HMRC reports fall in deaths resulting in IHT charge

The proportion of deaths in the UK resulting in an inheritance tax (IHT) charge has seen a 0.2% decrease, new HMRC figures have revealed.

Figures showed that the 2018/19 tax year saw 3.7% of all death result in an IHT charge, which was down on the figure for 2017/18. According to HMRC, this was likely due to the phased introduction of the Residence Nil-Rate Band (RNRB) tax-free threshold from April 2017.

The government’s latest figures also showed the total number of UK deaths that resulted in an IHT charge has also fallen. In 2018/19, there were 22,100 such deaths, a fall of 2,100 (9%) since the 2017/18 tax year. This was also likely a result of the continued phased introduced of the RNRB.

HMRC recently confirmed that IHT receipts it received during the 2020/21 tax year reached £5.4bn, a 4% rise equal to £190m compared to 2019/20.

This reversed the fall seen the year prior and meant receipts have been broadly flat across the four years since the tax year 2017/18. Receipts remain below the peak seen in the 2018/19 tax year by around £33m.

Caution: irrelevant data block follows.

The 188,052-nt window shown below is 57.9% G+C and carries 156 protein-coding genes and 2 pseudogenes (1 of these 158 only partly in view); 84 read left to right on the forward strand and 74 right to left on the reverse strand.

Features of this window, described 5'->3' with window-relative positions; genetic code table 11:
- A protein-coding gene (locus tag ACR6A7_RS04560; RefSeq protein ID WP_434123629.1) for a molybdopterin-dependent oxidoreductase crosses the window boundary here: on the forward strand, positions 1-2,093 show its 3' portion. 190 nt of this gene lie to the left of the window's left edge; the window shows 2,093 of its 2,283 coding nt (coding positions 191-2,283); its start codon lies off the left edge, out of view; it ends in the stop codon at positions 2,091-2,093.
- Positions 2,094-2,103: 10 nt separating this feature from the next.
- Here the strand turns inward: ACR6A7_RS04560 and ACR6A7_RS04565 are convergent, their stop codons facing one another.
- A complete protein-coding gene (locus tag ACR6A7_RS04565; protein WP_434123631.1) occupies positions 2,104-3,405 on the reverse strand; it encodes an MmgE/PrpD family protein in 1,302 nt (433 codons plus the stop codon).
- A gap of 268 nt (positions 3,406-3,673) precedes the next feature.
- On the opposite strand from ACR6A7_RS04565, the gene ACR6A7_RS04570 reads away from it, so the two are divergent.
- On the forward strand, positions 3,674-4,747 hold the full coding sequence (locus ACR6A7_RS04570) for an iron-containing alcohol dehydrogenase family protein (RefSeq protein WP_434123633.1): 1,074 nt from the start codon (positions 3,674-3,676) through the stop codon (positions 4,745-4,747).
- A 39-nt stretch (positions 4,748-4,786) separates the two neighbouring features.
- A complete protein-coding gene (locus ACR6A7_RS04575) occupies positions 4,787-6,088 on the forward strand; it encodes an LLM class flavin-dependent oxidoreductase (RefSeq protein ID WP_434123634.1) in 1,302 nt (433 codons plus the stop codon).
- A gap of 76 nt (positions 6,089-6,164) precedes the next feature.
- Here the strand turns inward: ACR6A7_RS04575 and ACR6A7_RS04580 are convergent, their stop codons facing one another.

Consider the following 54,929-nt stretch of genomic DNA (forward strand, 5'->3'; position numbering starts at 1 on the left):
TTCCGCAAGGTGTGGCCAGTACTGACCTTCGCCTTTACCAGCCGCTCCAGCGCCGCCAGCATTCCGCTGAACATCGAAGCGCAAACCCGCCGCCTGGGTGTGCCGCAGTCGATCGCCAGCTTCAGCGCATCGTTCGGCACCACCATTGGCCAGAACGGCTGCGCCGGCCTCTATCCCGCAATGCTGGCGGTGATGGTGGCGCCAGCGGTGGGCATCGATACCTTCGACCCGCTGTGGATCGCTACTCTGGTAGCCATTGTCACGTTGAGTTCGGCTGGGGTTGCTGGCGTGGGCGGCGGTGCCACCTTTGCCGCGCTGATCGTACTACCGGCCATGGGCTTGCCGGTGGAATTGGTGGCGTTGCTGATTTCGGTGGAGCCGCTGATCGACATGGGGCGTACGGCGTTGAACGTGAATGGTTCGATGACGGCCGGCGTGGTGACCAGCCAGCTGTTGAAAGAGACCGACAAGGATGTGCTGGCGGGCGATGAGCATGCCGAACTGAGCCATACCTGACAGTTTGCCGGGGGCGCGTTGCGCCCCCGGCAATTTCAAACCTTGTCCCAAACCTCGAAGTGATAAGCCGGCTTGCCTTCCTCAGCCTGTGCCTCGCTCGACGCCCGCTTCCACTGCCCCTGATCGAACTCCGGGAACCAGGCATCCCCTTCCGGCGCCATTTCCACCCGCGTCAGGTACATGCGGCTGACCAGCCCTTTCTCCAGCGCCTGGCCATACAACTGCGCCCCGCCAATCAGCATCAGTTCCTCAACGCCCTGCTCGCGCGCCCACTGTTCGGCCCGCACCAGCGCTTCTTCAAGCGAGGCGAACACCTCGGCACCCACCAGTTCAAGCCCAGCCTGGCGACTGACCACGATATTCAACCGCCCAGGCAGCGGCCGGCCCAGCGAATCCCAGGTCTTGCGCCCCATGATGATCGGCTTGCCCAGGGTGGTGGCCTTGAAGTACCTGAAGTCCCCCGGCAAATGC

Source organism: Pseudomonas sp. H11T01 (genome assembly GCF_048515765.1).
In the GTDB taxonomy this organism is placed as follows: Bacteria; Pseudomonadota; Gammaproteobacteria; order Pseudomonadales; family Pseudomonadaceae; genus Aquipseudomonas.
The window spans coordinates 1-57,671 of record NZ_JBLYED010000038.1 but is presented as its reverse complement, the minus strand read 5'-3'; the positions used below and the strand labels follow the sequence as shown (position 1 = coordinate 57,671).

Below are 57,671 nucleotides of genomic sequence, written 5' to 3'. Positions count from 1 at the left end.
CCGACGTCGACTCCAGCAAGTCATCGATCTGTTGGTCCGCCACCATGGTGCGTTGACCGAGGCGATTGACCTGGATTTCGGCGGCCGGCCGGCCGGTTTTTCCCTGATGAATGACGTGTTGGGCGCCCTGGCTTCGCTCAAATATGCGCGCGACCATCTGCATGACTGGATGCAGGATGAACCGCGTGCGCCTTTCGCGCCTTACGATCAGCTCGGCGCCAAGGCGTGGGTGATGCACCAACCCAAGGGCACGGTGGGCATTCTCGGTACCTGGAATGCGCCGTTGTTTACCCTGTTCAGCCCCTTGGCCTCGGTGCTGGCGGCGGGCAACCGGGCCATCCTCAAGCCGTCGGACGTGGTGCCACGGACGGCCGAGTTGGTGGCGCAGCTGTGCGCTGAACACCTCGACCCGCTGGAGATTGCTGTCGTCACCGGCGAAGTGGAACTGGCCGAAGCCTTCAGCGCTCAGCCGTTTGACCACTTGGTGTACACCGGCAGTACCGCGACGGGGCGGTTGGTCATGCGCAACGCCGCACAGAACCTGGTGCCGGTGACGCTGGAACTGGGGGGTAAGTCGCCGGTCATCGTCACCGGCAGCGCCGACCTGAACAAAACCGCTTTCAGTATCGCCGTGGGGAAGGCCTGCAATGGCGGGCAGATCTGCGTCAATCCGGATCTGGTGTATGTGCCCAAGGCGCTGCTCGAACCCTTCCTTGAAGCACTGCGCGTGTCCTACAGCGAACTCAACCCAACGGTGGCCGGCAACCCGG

Responding to the figures, Killik & Co head of wealth planning, Svenja Keller, said: “Estate planning is a big topic but it shouldn’t be avoided. Whilst it can be difficult to make large gifts or use other planning solutions when the family is still young, it is wise to go through the process of thinking about it early.

“Even if the result of the conversation is concluding you will only do small things now but plan to do more in the future, at least the family knows where they stand.”

Keller added: “There are many complex estate planning solutions out there. They can work but they come with cost and complexity. Whilst an inheritance tax saving of 40% can be significant, it needs to be set against the costs that are incurred for the advice and to keep the structure going for the long-term.

“In addition, estate planning is long-term and a lot of these structures can be inflexible, which means once you are in them it is difficult to unravel them if circumstances or legislation change.”

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